Suppose there is a signaling game with a finite message space $M$, finite action space $A$, and finite type space $T$. Even simpler, all sender types have identical preferences (the receiver just prefers different actions in response to different types). Can the receiver ever do strictly better by randomizing across responses? When an equilibrium exists where the receiver only takes pure actions?

Ubiquitous summarized my question nicely, "Is it ever the case that the equilibrium with the highest receiver payoffs necessarily involves mixed strategies?"

Let's go with sequential equilibrium. If you'd like some notation to start with.

$\sigma_{t}(m)$ is the probability that $t\in T$ sends $m\in M$.

$\sigma_R^m(a)$ is the probability that the receiver responds to $m$ with $a\in A.$ $\mu^m \in \Delta T$ gives the receiver's beliefs after observing $m$.

A sequential equilibrium requires $\sigma_t$ give optimal responses given $\sigma_R$, $\sigma_R$ is optimal given $\mu$ and $\mu$ is Bayesian given $\sigma$. This is really the definition of a weak sequential, but there is no distinction in a signaling game.

My intuition says no when there exists a equilibrium where the receiver only plays pure actions, but I've always been horrible with this kind of stuff. Maybe we also have to stipulate that it is not a zero-sum game, but I'm only saying that because I remember players being better off with the ability to randomize in those games. Perhaps this is a footnote in a paper somewhere?

Consider the game below where sender preferences are not identical. I apologize for the low quality. There are three sender types, each equally likely. We can create what I believe is the receiver (player 2) optimal equilibrium only if they randomize upon receiving message 1. Then types 1 and 3 will play $m_2$, creating a separating equilibrium. If the receiver uses a pure strategy in response to $m_1$, then a type 1 or 2 would deviate and make the receiver worse off.


enter image description here

  • $\begingroup$ Do the actions taken by the receiver as a function of the type have an impact on the message sent by the sender or are these independent? $\endgroup$ Commented Nov 26, 2014 at 3:08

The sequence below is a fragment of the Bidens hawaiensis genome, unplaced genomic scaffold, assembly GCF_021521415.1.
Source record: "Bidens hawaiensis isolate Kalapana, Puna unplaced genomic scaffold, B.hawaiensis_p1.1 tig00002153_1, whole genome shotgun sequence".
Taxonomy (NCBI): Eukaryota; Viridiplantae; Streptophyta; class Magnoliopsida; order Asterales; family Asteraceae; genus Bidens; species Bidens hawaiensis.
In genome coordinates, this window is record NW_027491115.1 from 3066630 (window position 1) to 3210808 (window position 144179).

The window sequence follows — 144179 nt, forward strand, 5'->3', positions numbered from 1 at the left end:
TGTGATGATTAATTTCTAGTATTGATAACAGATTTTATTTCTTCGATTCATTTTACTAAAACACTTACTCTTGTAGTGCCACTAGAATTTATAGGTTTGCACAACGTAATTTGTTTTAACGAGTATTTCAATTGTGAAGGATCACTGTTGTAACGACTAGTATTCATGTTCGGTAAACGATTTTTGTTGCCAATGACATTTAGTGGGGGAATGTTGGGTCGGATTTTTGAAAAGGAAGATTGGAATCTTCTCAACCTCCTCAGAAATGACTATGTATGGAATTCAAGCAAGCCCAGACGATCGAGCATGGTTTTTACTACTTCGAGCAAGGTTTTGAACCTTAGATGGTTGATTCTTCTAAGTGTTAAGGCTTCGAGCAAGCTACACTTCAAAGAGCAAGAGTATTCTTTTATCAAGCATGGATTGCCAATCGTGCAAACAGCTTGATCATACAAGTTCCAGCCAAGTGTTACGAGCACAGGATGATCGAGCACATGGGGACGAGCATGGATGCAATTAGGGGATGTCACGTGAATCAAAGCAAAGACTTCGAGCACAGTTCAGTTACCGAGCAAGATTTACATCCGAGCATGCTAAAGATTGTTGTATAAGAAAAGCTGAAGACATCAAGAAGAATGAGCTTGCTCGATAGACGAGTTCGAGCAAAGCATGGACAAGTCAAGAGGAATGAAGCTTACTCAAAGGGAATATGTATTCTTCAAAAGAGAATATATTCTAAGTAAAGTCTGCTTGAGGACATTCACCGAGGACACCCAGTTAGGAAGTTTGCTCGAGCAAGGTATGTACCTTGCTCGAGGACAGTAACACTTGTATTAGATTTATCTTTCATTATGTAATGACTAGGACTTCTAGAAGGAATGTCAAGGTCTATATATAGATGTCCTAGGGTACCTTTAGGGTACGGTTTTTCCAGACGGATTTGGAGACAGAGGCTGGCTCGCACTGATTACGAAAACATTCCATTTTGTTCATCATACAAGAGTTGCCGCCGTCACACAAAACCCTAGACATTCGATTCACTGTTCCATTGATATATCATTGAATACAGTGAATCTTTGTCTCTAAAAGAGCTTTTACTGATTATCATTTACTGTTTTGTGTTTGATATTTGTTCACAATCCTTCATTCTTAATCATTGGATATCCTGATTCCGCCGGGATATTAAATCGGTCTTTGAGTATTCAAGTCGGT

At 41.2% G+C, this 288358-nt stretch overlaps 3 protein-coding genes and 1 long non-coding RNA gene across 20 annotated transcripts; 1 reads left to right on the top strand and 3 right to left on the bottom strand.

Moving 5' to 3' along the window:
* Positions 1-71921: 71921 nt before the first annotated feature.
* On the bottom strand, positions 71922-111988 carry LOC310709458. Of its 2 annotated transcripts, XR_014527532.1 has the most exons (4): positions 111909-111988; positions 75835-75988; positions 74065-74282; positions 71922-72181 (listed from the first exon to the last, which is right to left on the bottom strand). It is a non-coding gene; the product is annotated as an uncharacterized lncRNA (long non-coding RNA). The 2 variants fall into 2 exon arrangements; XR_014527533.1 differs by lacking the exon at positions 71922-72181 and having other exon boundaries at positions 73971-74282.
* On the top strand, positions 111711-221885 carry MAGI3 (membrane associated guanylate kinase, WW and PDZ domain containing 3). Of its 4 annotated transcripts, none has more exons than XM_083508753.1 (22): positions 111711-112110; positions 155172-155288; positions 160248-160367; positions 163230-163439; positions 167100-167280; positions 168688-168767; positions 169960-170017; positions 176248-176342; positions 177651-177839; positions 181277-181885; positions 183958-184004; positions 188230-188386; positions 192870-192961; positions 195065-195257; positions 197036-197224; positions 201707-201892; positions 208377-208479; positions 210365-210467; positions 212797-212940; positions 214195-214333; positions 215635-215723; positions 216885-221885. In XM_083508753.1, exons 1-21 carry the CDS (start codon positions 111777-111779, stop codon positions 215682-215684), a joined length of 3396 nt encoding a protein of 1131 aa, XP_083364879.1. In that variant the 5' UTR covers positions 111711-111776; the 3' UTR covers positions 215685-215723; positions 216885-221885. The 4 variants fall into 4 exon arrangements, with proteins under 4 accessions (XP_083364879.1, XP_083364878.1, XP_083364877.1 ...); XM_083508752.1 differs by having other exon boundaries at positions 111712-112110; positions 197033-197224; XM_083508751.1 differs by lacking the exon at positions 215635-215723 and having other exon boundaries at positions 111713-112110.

• $\begingroup$ I'm not exactly sure what you mean. There is one receiver type. Their strategy maps messages into a distribution over actions. They only have an impact on the message insofar as the senders are playing a best response. $\endgroup$
    – Pburg
    Commented Nov 26, 2014 at 3:10
  • 2
    $\begingroup$ Suppose that an equilibrium exists in which the receiver randomises over set of actions $\alpha$. This means, by definition, he must be indifferent between any two probability distributions over $\alpha$--including those in which all weight is put on a single action (pure strategies). So no, a mixed strategy can never be strictly better than the best pure strategy. Or did I mis-understand the question? $\endgroup$
    – Ubiquitous
    Commented Nov 26, 2014 at 8:20
  • $\begingroup$ @Ubiquitous That makes sense to me, but I was wondering if there might be some weird pathological cases. For example, I could only find a theorem, "For generic choices of payoffs in a finite extensive form game with perfect recall, payoffs are constant on each connected component of sequential equilibria." The generic caveat made me wonder. $\endgroup$
    – Pburg
    Commented Nov 26, 2014 at 12:47
  • 1
    $\begingroup$ @Pburg Yes, I see. It seems we had in mind different questions. I was thinking "is it ever the case that the receiver's unique best response to a given sender strategy is a mixed strategy?", whereas it seems your question is actually "is it ever the case that the equilibrium with the highest receiver payoffs necessarily involves mixed strategies?" $\endgroup$
    – Ubiquitous
    Commented Nov 26, 2014 at 19:53

2 Answers 2


Perhaps I have a counterexample!

Let there be three messages, $m_1, m_2,$ and $m_3$, and three sender types $t_1,t_2,t_3$ where $\Pr(t=t_3)=\frac{1}{2}-\epsilon$, $\Pr(t=t_2)=\frac{1}{4}$ and $\Pr(t=t_1)=\frac{1}{4}+\epsilon$. Sending $m_3$ results in a payoff $0$ for senders, we can think of it as exiting the game.

The set of receiver responses to a message $m=m_1,m_2$ is $\{a,r\}$

$u_t(a,m_1)=1 > u_t(a,m_2)=\beta>u_t(r,\cdot)=0$

$u_R(t_1,m_1,a)=u_R(t_2,m_2,a)=2$, $u_R(t_3,m_i,a)=1$,

$u_R(t_2,m_1,a)=u_R(t_2,m_1,a)=0$, $u_R(t_3,m_i,r)=2$,


Then in equilibrium, all senders must obtain the same utility, correct?. Otherwise, one will imitate the other's strategy.